Popping in to see some of London’s top churches and cathedrals has long been one of the highlights of a trip to the capital, and the city certainly has many wonderful options to choose from.
The churches of London have proven pivotal to the ongoing development of the city, with many of them regarded as a key part of London’s culture and skyline.
In this blog, we’ll take a closer look at some of the most impressive examples which you can visit on your next trip...
A beautiful church which rarely receives the attention it deserves, St Martin-in-the-Fields is sometimes used to host major events in the faith calender. It is based close to some of the most impressive attractions in London, such as the Portrait Gallery and National Gallery.
Founded in the 18th century, this is a great place to go for quiet contemplation, with morning prayer sessions throughout the week and a range of evening services. The church also has a unique and distinctive feature, which helps to set it apart from other churches in the local area. The ‘Cafe in the Crypt’ is an atmospheric place to stop for a coffee while staying at the Montcalm Royal London House.
In addition, the church regularly hosts classic music recitals throughout the year, providing live entertainment in a distinctive venue.
St Dunstan and All Saints
A peaceful church with a village feel, St Dunstan and All Saints is one of the more relaxed additions to our list, and also amongst the oldest in London. Its roots stretch back to the 10th century, and the venue is dedicated to an inclusive, welcoming atmosphere.
Guardians of St Dunstans encourage people to visit a Sunday service and get to know the church, so if you’re enjoying the latest London hotels special offers, this would be a fantastic way to experience a local hidden treasure.
Rich with history, Westminster Abbey is one of the city’s most famous churches. It is the site where William the Conqueror was crowned in 1066, and today welcomes visitors from all over the world.
We recommend booking a sightseeing pass if you really want to experience the abbey in all its glory, as they provide fast-track access to the venue. Tourists often consider this a must-see space when they’re in the city, thanks to both the stunning architecture and historical significance the church provides.
St Paul’s Cathedral
There’s been a church on this site for nearly 1500 years, and the dome of St Paul’s Cathedral is world famous. Built by noted architect Sir Christopher Wren, the cathedral was developed after the Great Fire of London, and is one of the city’s most remarkable structures.
It is also a fully working church, hosting morning prayers and opening its doors to sightseers throughout the year. You may have seen St Paul’s featured in everything from postcards of London to movie shots of the London skyline; it was also selected as the venue for the most famous wedding of the 1980s, when Princess Diana and Prince Charles got married here in 1981.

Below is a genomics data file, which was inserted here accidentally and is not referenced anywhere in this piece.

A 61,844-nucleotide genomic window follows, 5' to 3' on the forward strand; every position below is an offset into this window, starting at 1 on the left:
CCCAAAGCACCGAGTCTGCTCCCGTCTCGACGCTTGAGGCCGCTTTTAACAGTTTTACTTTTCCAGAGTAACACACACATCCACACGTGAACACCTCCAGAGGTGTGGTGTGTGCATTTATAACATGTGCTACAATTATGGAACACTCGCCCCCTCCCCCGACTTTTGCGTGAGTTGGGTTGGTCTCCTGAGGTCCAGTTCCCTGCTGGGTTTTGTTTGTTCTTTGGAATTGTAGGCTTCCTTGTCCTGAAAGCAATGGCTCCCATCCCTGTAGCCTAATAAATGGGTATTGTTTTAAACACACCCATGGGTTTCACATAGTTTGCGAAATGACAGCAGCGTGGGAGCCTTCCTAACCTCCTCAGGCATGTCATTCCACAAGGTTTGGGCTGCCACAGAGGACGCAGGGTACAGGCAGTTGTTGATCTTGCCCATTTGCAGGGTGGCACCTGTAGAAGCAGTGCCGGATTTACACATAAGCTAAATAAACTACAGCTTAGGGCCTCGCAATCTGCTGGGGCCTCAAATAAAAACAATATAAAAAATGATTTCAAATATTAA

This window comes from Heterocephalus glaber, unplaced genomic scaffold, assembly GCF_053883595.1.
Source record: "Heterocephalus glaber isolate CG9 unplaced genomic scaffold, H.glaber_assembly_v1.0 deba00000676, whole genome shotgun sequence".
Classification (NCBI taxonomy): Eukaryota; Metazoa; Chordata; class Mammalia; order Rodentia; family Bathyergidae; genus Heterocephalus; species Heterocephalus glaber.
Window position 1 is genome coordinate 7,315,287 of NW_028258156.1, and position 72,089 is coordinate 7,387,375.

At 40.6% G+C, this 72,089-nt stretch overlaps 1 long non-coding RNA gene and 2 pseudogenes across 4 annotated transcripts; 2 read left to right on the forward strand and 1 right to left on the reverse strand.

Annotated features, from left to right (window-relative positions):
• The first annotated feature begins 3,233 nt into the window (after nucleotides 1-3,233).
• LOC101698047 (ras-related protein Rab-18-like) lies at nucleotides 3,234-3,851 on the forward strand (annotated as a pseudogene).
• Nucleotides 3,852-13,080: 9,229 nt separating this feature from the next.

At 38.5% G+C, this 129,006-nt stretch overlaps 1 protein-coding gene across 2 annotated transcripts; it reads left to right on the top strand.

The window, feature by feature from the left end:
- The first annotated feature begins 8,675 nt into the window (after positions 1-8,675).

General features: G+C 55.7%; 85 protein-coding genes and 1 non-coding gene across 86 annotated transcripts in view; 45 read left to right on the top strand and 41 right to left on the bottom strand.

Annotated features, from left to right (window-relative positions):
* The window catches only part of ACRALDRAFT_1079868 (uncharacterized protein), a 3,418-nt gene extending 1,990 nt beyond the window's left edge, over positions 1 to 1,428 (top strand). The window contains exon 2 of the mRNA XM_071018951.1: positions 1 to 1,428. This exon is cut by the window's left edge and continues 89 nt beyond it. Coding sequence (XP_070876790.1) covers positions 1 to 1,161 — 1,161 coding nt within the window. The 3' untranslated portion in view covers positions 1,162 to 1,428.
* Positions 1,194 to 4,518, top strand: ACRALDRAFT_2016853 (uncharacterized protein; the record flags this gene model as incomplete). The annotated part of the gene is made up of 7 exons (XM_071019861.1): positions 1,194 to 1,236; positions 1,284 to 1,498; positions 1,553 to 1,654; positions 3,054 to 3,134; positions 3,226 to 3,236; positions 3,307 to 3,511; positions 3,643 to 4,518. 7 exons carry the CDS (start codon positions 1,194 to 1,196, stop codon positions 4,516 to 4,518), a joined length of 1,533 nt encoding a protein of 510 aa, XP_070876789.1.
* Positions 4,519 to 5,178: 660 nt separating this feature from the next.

St Dunstan in the West
This remarkable church is located close to the publishing hub of Fleet Street, and a fine example of Gothic revival architecture. It suffered significant damage during the Blitz, but was subsequently repaired in the 1950s thanks to a series of donations.
The church can be visited for free, but welcomes donations whenever possible.
This church is noted for its music, with a choir which regularly hosts performances. Its also one of the city’s oldest churches, first developed by the Knights Templar as their English HQ. For fans of gospel music and British history, Temple Church has much to recommend it.
Not to be confused with Westminster Abbey, Westminster Cathedral is the second biggest church in London and strongly linked with the religious background of the country. It’s also particularly beautiful, with a neo-Byzantine style which makes it stand out from the rest of London’s churches.
Guests who don’t mind heights can take a trip to the 210ft viewing gallery located in the Westminster Abbey tower, which provides stunning views across the city.
It used to be considered that someone from East London could only truly consider themselves a cockney if they could hear the Bow Bells, an integral part of St Mary-le-Bow Church. This venue is so popular amongst locals that it has become an integral part of the city’s rich heritage – and stands out distinctively amidst the otherwise relatively unmemorable skyline in this part of London.
Today, the church is as active as ever, offering everything from lectures to bell ringing and music recitals. If you’re looking for a busy London church with a distinctive connection to the history of the city, then St Mary-le-Bow is a fantastic place to begin your search.
Located in Sloane Street, Holy Trinity is a slightly different church to many of the others located in London. This venue features a pioneering arts and crafts design, spearheaded by John Dando Sedding. Its eastern window, designed by William Morris and Edward Burne-Jones, is a fine example of the arts and crafts tradition.
Idyllic and peaceful, visitors can join a church service here every day between 8:30am and 6:30pm, providing a short break from the busy city while staying at your hotel in Finsbury Square.
One of London’s largest cathedrals, Southwark Cathedral includes some of the most beautiful stained glass you’ll find anywhere in London. It’s situated in a great place for local browsing, too – beside Borough Market, where you can indulge in some retail therapy while staying in the city.
Its free to enter the church, and the guardians who take care of it will also be happy to provide you with a tour for a small fee. Tours are available on Wednesday, Friday and Sunday each week at appointed times.